Looking back at Yarmouth County history
Nineteen-sixty-eight was a federal election year and Canadians were scheduled to cast their votes June 25. In South Western Nova, the Progressive Conservatives had chosen Louis R. Comeau, a 27-year-old professor at Collège Sainte-Anne, as their candidate. The Liberals had picked John Stewart, who in the previous parliament had served as MP for AntigonishGuysborough, but that riding no longer existed due to changes to riding boundaries. John Bower, who had represented the former constituency of Shelburne-YarmouthClare since 1965, had not re-offered in 1968 in the new riding of South Western Nova. The ’68 election was the first federal campaign for the new leaders of the Liberals (Pierre Trudeau) and PCs (Robert Stanfield). It was the fourth for NDP leader Tommy Douglas.
Also in 1968, Yarmouth’s new YMCA swimming pool was officially opened, with Yarmouth Mayor Fred Emin on hand to cut the ceremonial ribbon. The pool, which had been a Centennial Year project, reportedly had cost about $280,000. The opening ceremony included a special presentation to C. Roger Rand, chairman of the Yarmouth YMCA at the time, who was honoured for his work on the pool project. “Now we really do celebrate the end of Canada’s Centennial ... with a splash that will last,” Rand said.
*** An installation ceremony was held for the new bishop of the Roman Catholic Diocese of Yarmouth. Most Rev. Austin Burke succeeded Albert Leménager, the Yarmouth diocese’s first bishop, who had served in this role from 1953 until his death in 1967. The ceremony where Most Rev. Burke formally became the diocese’s second bishop took place in St. Ambrose Cathedral in Yarmouth.
*** Yarmouth’s board of trade expressed its support for the creation of a regional library in western Nova Scotia. The biggest expense for setting up such a library normally would have been construction, but it was noted that the Izaak Walton Killam Library in Yarmouth had been built with the idea that a regional library might be developed, and so the building had space allotted for regional library facilities.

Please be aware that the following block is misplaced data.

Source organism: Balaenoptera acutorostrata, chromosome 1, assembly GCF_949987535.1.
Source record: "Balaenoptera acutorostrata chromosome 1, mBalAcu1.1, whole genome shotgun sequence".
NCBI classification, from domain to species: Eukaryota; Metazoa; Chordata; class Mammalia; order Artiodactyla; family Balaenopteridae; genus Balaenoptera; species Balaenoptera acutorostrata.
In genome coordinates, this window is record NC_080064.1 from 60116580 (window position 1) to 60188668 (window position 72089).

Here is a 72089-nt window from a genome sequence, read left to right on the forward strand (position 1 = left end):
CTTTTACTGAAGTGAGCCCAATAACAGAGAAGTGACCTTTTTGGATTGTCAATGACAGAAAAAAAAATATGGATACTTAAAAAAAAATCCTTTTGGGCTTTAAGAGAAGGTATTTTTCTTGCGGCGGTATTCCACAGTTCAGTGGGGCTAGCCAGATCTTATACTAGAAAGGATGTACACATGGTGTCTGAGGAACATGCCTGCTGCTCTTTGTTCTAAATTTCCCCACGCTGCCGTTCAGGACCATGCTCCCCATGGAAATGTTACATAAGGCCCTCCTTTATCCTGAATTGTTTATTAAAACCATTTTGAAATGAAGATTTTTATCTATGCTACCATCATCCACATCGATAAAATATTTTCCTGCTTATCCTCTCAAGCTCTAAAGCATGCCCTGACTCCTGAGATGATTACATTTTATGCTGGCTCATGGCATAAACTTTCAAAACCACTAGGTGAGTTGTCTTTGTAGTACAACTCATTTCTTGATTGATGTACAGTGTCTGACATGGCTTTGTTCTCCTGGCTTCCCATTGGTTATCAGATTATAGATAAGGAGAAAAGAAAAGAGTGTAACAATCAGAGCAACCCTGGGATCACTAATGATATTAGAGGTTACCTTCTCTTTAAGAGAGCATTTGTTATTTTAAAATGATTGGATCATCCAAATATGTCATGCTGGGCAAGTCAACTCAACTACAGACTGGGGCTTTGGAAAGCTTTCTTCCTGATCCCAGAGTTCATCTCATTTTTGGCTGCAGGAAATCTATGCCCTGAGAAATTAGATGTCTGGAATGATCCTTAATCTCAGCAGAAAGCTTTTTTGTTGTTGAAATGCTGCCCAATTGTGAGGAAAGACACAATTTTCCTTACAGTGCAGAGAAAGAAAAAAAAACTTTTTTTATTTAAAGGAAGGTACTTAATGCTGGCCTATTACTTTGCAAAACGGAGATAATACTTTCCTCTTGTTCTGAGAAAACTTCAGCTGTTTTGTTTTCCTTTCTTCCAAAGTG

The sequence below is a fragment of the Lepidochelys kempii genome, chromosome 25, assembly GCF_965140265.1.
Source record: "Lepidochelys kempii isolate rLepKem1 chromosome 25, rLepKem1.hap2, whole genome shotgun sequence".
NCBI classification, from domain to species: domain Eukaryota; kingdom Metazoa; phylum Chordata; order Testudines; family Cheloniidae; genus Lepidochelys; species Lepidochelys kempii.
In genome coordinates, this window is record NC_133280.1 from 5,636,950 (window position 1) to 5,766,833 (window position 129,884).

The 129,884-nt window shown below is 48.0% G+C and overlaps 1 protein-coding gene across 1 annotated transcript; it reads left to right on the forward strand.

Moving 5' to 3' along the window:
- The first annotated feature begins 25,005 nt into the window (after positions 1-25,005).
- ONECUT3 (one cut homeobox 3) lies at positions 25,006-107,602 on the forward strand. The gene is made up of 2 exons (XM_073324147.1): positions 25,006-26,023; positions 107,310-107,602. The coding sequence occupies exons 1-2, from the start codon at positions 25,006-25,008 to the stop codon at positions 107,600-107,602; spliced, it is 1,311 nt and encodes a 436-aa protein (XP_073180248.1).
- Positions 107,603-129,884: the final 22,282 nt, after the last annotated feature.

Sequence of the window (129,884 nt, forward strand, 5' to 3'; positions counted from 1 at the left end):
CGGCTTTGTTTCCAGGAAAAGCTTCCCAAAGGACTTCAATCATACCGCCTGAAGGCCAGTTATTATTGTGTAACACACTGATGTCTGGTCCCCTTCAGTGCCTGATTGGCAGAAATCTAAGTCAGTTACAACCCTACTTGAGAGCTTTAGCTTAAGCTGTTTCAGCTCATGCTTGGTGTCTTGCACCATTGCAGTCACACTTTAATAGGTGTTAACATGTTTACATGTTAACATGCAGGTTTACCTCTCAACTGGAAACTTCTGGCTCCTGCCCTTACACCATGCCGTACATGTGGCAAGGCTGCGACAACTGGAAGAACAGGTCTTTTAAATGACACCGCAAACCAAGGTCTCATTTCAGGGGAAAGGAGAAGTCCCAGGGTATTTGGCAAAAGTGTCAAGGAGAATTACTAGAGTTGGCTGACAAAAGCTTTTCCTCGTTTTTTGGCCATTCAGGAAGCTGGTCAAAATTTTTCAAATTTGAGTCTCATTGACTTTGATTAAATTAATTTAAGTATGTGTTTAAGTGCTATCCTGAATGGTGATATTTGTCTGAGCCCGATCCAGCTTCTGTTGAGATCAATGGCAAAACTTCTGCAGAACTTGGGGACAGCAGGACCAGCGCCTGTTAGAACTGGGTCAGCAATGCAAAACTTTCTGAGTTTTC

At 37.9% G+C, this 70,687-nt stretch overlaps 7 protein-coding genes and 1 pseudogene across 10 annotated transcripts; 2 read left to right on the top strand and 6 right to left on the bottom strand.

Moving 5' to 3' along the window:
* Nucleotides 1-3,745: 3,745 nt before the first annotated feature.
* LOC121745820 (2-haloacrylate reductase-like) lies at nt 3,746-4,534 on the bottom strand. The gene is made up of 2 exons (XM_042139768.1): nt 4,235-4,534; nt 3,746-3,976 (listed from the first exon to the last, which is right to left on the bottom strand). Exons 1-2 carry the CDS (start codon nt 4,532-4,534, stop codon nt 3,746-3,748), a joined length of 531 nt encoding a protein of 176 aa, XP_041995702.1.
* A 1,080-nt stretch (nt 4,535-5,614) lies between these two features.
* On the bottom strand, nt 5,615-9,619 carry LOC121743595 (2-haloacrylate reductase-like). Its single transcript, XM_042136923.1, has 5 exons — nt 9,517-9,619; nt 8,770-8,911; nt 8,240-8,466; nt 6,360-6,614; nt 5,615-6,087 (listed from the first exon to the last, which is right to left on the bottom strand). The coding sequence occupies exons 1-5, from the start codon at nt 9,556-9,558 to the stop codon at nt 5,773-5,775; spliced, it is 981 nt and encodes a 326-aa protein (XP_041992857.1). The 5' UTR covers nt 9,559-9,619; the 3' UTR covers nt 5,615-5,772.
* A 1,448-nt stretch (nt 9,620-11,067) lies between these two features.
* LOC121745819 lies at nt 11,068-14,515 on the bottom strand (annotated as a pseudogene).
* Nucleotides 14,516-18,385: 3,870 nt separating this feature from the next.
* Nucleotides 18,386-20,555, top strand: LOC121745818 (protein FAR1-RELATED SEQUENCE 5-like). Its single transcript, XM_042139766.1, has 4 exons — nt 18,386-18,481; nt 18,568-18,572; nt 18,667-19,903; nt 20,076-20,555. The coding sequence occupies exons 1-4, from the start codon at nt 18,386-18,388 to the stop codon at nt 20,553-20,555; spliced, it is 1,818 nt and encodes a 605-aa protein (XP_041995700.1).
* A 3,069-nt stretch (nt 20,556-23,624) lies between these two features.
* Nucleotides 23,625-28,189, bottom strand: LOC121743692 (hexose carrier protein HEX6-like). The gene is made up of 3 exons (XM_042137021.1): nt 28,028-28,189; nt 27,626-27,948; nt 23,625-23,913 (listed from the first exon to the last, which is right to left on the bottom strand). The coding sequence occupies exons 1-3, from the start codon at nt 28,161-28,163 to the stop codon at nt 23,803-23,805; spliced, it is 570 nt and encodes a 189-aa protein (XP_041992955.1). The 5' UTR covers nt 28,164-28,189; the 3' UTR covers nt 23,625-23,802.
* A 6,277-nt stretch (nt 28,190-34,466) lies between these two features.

As the 1977-78 lobster-fishing season in southwestern Nova Scotia was nearing its conclusion, it appeared that the spring portion of the season had offset a very poor fall fishery, as it had the previous year. The Nova Scotia Fishermen’s Association had been talking to DFO about perhaps having the season go two weeks into June – rather than ending at the end of May – in a further effort to make up for the poor fishing in the fall, but a fisheries department survey reportedly had found fishermen were against this idea.
There was talk of a delegation going to Ottawa to meet with Otto Lang, Canada’s transport minister at the time, to discuss getting a replacement for the Bluenose ferry. Tourism and community leaders had long called for a bigger, more modern vessel to replace the Bluenose, which had been serving the Yarmouth-Bar Harbor run for more than 20 years. A provincial tourism official said he expected even more Americans would want to come to Canada, given the favourable exchange rate for U.S. travellers, strengthening the case, he said, for a new ferry.
Addressing members of Canada’s Standing Senate Committee on Fisheries, which was holding public sessions in Yarmouth, Dick Stewart, manager at the time of the Atlantic Herring Fishermen’s Marketing Co-operative, said among the issues facing the herring industry was overfishing. “The Flemish Cap is overfished so much that it has become the Flemish hole,” Stewart said. Ottawa needed to curb the foreign fishing effort or stocks were in jeopardy, he said.
In sports, the Municipality of Argyle dominated the 1988 Nova Scotia Acadian Games (Jeux de l’Acadie). Argyle had the highest point total in four of six sports at the games, which were hosted by Clare. The games were a qualifier for the upcoming Acadian Games for the Maritime region, to be held in Bathurst.